You know that as soon as we invent a time machine, the first thing we're going to use it for is to destroy our enemies retroactively. (Well, maybe the second thing.)
Time wars are a huge part of time travel stories. As soon as two opposing sides both have time machines, they're going to keep going back and over and over, to try and change each other's history. Here are the most horrifying — and hilarious — time wars in any continuum.
Star Trek: Enterprise
Does anybody actually understand what the heck the Temporal Cold War was about? Or who that shadowy guy from the future was? It hardly matters — this storyline culminated with lumpy-faced aliens in Nazi costumes, and that's more than enough to justify its existence. Apparently someone in the 29th Century was trying to prevent the Federation from ever being created, and the adventures of the first starship Enterprise — which probably had a totally uneventful run in its original timeline — were a focal point, as different sides kept trying to change events.
Doctor Who, "The Curse of the Fatal Death"
We may never know what the Time War was like, in which the Daleks and the Time Lords battled for control over the time-space continuum. But it probably looked a lot like "Curse of the Fatal Death," a special one-off comedy episode written by Steven Moffat in which the Doctor and the Master spend a lot of time going back and trumping each other by bribing an architect — in retrospect, this special encapsulates a lot of Moffat's approach to the series, especially his love of "timey wimey" storytelling.
Abe and Aaron have a working time machine, which goes back in time six hours — and they use it to get rich and influence people. But eventually, they start having disagreements about the proper use of time travel, and whether they should be using it at all. Soon they're both traveling back and trying to edit their own pasts. But impersonating your own past self turns out to be a difficult challenge.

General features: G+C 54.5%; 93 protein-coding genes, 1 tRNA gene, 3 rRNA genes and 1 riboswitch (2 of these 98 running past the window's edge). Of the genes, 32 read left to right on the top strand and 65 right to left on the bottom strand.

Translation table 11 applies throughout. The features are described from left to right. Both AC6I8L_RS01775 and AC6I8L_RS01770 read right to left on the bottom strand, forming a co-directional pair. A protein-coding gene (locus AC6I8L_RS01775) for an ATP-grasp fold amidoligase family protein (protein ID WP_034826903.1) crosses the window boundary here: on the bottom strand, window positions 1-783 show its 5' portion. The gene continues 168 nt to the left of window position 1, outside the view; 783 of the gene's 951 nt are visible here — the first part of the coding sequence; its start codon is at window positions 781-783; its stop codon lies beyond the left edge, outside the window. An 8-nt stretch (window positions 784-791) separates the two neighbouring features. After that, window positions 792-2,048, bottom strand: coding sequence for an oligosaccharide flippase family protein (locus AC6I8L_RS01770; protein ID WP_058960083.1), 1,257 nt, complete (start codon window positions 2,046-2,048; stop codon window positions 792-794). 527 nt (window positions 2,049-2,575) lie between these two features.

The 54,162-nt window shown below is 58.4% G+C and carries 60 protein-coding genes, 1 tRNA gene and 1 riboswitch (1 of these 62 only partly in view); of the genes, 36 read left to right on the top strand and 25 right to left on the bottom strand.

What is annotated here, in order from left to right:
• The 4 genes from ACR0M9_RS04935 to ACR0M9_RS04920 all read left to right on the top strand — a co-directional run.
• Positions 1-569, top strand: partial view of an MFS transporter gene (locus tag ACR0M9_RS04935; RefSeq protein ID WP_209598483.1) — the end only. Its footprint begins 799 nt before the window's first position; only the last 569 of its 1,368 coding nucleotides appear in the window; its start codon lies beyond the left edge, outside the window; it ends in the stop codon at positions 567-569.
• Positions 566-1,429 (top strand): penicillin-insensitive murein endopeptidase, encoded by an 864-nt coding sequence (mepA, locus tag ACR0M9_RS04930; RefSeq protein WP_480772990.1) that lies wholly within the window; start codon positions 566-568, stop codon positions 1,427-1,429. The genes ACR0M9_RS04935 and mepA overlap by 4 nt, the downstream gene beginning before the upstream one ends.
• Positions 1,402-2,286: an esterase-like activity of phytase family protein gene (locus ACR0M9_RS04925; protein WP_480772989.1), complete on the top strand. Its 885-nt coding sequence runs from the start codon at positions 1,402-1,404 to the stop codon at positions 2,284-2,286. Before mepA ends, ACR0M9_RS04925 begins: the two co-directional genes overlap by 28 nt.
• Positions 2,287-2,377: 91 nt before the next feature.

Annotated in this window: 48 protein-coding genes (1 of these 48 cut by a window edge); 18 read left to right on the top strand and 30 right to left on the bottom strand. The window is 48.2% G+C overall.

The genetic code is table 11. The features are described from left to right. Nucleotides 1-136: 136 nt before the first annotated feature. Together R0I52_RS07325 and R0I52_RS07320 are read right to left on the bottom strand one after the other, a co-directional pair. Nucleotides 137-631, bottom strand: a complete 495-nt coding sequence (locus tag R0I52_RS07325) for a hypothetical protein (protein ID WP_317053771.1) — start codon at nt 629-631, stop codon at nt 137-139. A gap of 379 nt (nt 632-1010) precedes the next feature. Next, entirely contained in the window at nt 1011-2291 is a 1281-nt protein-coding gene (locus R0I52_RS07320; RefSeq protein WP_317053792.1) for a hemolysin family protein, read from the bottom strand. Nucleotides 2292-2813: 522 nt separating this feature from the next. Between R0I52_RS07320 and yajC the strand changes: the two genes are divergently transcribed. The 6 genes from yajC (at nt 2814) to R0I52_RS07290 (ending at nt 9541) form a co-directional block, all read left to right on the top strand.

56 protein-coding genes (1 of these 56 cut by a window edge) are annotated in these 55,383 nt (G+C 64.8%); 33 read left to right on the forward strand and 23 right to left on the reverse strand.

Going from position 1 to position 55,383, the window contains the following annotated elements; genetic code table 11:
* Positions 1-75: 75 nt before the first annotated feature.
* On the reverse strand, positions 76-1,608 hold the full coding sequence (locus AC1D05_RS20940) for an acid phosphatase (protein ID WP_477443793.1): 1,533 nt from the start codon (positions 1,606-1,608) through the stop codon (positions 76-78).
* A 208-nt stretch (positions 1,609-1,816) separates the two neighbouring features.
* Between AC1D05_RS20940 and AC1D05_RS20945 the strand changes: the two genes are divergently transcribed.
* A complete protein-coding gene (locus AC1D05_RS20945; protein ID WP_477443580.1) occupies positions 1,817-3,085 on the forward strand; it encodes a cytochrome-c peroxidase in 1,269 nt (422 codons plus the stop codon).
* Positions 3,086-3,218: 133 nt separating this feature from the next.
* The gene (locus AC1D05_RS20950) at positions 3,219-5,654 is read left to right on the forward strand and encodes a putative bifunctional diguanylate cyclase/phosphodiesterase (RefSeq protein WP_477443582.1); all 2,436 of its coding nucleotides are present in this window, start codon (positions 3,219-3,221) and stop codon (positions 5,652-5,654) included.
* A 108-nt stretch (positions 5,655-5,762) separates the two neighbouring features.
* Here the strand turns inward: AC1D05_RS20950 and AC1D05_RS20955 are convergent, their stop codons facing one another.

Fall of Chronopolis by Barrington J. Bailey
The Chronotic Empire wants to extend its power and its religion to all of time and space — but the Empire runs into difficulty when it attempts to conquer the Hegemony. Soon the Chronotic Empire and the Hegemony are fighting a time war, each of them trying to rewrite the other's past. By the end of the book, it becomes clear this time war has played out over and over again, with different details each time, because people in the far future have locked the Chronotic Empire in an isolated time loop, as a warning to others of the dangers of meddling with time.
The Stainless Steel Rat Saves the World by Harry Harrison
The supervillain known as He has gone back in time to 1975 to try and win a Time War against the Special Corp, including "Slippery" Jim DiGriz. Jim has to travel back to stop He, and winds up chasing him to the Napoleonic wars in which Napoleon has conquered London. Eventually, Jim begins to believe that he may have brought about the creation of He through his own time traveling.
Kang the Conqueror
I can't even begin to summarize the adventures of this Fantastic Four and Avengers villain here, but he frequently travels around through time — and between universes — seeking to conquer everything. He became an Egyptian pharoah and actually managed to dominate the 40th Century, but heroes of Marvel's 616 universe are usually there to stop him and fix any damage to the timelines. Mostly.
During his solo series, which started after 52 in 2007, the fame-whore superhero from the future becomes a time-traveling secret savior, trying to fix the timelines wherever they go wrong with the help of Rip Hunter and his robot friend Skeets. Along the way, he fights a number of time-meddling villains, including Rex Hunter, who want to change the time stream for the "better."
"The Men Who Murdered Mohammed" by Alfred Bester